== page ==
C: I got a pretty big family, a pretty tough family, and we all keep each other together when it comes to that. We all show each other equal love because we’ve always been a close family, but it’s difficult and it’s still difficult to this day, but like I said, I’m still keeping my music pushin. We still got some things comin.

AB: Musically you saw huge success early on, including three hit singles off of your debut album, Jackpot, which came out in 2003. How did you handle that early success, and if you could go back and do it again would you handle anything differently?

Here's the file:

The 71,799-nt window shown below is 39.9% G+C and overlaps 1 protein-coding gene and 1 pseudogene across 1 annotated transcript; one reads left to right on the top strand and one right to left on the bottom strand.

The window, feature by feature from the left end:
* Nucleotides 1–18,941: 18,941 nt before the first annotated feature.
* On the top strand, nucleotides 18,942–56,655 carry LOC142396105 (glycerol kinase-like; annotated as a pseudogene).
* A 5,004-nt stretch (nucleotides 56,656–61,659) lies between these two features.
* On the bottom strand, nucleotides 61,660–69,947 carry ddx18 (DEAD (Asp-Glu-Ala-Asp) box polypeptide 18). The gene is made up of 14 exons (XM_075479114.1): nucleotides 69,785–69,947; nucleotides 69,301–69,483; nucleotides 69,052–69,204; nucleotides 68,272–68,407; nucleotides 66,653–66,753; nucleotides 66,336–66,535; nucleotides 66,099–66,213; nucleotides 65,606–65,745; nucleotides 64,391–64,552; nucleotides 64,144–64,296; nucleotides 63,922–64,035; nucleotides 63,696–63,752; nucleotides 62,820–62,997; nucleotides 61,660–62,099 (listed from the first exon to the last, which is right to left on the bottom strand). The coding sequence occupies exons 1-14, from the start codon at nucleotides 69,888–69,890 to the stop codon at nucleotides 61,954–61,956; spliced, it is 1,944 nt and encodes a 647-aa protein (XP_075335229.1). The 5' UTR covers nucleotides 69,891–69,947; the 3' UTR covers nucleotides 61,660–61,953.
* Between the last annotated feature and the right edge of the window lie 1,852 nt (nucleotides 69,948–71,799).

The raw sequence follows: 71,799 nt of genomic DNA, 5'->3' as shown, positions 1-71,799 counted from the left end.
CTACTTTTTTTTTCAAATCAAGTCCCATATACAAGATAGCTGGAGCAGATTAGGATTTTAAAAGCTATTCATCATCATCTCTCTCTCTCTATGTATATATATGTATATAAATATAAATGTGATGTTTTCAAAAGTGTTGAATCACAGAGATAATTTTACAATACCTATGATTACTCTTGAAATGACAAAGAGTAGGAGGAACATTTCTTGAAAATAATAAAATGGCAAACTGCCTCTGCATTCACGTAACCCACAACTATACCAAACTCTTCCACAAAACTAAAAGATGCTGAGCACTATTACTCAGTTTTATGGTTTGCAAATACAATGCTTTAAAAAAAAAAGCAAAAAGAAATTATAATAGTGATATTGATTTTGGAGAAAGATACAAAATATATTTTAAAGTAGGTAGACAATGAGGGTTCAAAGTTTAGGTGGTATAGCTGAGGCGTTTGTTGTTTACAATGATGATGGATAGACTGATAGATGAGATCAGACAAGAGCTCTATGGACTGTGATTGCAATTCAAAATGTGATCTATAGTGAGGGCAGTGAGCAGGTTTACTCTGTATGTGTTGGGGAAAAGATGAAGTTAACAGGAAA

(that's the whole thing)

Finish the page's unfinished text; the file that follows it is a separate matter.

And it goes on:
C: Handling so much success early… I felt like it was overdue because before I got my first record deal I had been trying to get in this business for about 15 years, just paying my dues. I’m a pretty humble, down to earth, dude when it comes to success. I know some people will think that it was overnight, but it wasn’t overnight to me because of the struggle that I went through to get to that point. As far as the success shooting off, it was a beautiful thing because I worked so hard to push that album and push those singles off of the Jackpot album. I really got it to where it was supposed to be, and a lot of people will say stuff like “Chingy’s not this because he was with DTP” and this and that, but when you think about it, Ludacris and DTP, I was on the label, and of course they helped out, but my single “Right Thurr” was all me. That blew up on its own because of me. It had nothing to do with Ludcaris or anybody. It blew up because it was Chingy. The same with “Holidae In.” That was all me. I wanted Snoop on that song. I wanted Ludacris on that song. That blew up because it was me. The same for “One Call Away.” I got Jason Weaver on that song. I wrote that song. Everybody tried to say that the success was because of Ludacris and all these people, but the success was because of Chingy because Chingy made a lot of those things happen and Chingy made that music. Like I said, I’m a humble dude. It’s a job to me. It’s just like somebody that goes and works a nine to five. That’s their job and when they’re not doing their job they’re just normal folks. My music is my job and that’s how I treat it. When I’m not Chingy I’m Howard. I’m your average guy who likes to have fun, laugh, and is sociable. It’s just my job.